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Episode 1: Welcome to Wisconsin

Episode 1 graphic — three Wisconsin politicians
A look back at notable Wisconsin politicians and political movements: Gov. Scott Walker, Milwaukee Ald. Vel Phillips and U.S. Sen. Joseph McCarthy.

As a swing state, Wisconsin has outsized influence in the 2024 election. What you may not know is Wisconsin has been influencing national policy for over 100 years.

This is Swing State of the Union — a podcast all about Wisconsin and why it’s so important to U.S. politics.

Wisconsin has been influencing national policy for more than 100 years. In this podcast, we’ll explore the history of Wisconsin politics, what politics looks like in the state today, and what that means for our future.

This podcast has some ambitious questions it's trying to answer. Like, why is Wisconsin a swing state? What are the different cultural factors that shape Wisconsin politics, and what can our politics here teach us about the rest of the nation?

To do that, we'll be looking at a wide array of topics through that lens. Like deindustrialization and unionization, polarization — both structural and personal, and threats to voter rights in Wisconsin, among many other topics.

But this episode is all about why Wisconsin matters — both because it's an election year, and because Wisconsin has been predating national political trends for over 100 years.

So why does Wisconsin matter? Well, the short answer is — the Electoral College.

Most of us have heard of the Electoral College and have a basic understanding of what it is: it's the system through which we elect our president. So, instead of counting each person's vote and declaring a winner based on the candidate that gets the most votes, each state is apportioned a number of votes based on the number of U.S. representatives and senators from that state.

That might feel unnecessarily complicated and you wouldn't be alone in feeling that way. But it's important to remember — the Electoral College was created by the U.S. Constitution and that founding document is a monument to compromise. The founding fathers held vastly different beliefs and were attempting to unite a war-torn nation of people.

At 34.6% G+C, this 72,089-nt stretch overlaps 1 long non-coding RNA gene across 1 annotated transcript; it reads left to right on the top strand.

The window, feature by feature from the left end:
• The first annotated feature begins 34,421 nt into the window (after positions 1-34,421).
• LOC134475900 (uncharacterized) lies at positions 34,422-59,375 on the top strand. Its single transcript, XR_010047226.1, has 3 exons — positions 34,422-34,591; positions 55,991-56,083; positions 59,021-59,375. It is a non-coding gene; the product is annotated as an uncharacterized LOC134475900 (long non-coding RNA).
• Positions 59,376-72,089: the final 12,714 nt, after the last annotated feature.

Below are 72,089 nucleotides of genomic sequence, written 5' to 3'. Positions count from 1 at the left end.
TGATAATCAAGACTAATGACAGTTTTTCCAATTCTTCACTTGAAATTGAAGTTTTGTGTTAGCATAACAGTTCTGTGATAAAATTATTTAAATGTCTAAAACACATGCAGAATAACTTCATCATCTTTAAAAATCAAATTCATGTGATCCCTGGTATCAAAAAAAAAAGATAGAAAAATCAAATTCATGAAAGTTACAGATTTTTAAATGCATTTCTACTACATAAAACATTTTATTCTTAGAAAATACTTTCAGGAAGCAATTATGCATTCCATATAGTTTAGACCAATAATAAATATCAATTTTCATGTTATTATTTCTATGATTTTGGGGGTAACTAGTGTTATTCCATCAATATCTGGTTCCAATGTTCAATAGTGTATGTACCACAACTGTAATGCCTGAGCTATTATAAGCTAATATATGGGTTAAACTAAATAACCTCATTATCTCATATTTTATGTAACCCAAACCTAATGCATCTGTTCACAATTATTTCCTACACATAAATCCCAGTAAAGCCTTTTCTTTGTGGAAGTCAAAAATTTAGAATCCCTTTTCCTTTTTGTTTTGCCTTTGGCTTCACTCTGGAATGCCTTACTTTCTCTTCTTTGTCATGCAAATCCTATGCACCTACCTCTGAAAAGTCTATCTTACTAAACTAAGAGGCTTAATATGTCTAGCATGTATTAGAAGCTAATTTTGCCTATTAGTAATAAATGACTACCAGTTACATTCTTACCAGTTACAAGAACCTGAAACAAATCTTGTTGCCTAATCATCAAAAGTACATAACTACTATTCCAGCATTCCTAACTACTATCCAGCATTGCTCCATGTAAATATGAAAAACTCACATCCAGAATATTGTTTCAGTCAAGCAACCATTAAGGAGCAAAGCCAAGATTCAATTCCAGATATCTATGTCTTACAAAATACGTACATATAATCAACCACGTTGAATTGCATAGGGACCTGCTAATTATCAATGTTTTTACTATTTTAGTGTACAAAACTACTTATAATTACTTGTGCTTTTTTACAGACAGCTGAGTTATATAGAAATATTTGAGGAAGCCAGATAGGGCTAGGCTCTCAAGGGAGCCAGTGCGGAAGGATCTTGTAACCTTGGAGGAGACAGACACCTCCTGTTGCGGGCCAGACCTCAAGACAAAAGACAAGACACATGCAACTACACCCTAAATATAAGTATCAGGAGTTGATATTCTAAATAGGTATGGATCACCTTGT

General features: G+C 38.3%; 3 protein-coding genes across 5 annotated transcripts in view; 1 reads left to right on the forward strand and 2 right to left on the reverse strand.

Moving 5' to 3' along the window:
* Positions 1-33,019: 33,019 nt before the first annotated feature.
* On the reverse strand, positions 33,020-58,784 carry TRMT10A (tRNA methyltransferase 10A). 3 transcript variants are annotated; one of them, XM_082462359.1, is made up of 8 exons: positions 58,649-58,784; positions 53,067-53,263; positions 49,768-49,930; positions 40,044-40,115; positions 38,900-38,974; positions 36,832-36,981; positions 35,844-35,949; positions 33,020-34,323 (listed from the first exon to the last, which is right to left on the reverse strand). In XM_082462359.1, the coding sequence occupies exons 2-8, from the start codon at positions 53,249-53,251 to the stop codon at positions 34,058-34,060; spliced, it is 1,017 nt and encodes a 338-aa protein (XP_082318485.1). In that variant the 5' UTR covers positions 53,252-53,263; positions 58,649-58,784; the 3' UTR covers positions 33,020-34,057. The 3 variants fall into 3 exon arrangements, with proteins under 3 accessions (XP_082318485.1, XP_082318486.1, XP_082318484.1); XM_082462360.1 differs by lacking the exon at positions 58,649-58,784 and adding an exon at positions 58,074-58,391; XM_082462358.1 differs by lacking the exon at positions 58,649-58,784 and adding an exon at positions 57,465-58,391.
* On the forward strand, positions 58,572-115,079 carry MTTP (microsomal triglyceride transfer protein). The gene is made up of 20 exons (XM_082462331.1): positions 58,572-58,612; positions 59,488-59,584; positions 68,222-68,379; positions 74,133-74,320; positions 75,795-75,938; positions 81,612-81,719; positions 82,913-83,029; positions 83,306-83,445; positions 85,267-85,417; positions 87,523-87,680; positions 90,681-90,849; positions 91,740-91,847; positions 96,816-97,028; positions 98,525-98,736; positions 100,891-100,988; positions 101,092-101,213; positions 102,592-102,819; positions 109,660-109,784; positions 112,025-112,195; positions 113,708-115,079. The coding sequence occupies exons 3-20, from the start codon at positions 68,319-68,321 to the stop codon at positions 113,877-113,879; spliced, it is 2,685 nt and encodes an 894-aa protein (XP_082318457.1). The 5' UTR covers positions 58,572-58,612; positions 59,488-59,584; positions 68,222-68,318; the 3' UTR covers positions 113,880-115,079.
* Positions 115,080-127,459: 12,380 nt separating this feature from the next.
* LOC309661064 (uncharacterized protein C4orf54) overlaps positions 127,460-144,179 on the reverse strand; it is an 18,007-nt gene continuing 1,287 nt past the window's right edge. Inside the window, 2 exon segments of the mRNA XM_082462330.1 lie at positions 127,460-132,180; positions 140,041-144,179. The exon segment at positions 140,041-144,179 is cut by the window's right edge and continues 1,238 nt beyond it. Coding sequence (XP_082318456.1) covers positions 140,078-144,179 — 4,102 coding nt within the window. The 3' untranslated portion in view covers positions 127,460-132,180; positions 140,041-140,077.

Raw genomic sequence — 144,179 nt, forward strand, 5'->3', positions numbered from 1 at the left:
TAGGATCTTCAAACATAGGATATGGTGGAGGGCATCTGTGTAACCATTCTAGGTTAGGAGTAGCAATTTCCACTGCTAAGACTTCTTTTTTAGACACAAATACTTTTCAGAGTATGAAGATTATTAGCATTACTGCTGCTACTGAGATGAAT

From the very beginning, there was huge disagreement on the Electoral College, but what's maybe most surprising is that it's lasted this long. More than two centuries later despite challenges to the system, huge shifts in population, and culture — the Electoral College remains. And some Americans wonder why their vote should mean less based on their location? Why should a voter in Wyoming have more voting power than a voter in California?

The setup also means that conservatives in blue states and liberals in red states effectively don't have a voice in our presidential elections.

Which brings us back to Wisconsin, where elections are routinely decided by a margin of less than 1%. Although the state has relatively few Electoral College votes — just 10 — the vote is so closely contested that anything could happen. And that's not common. Of the 50 U.S. States, only seven are considered swing states in the 2024 election, and Wisconsin is sure to be one of the closest.

So that’s the short answer. Now the long one — Wisconsin matters not just because it’s an election year, but because the state has historically reflected and predated national trends. Here’s 100 years of history in 16 minutes.

The year is 1911. It will still be another three years before the start of World War I, and Germany and Russia are still ruled by monarchs. There are only 46 states in the U.S. as Alaska, Hawaii, Arizona and New Mexico are still territories, and a 22-year-old Charlie Chaplin is just getting started in vaudeville.

And in Wisconsin, a new idea was being tried for the first time in America: the state income tax.

Previously, states primarily raised revenue through either tariffs, a tax on imported or exported goods, and excise taxes, a tax on specific items like alcohol, tobacco or sugar. The federal government did tax income briefly to pay for the Civil War, but the tax was repealed soon after and future attempts were ruled unconstitutional. The 16th Amendment, which allowed the federal government to tax income, wasn’t ratified until 1913 — two years after Wisconsin had instituted its own income tax.

Ringling Brothers, yes the carnival company, was among those who lobbied against the tax, threatening to move their headquarters out of their Baraboo, Wisconsin home because of it.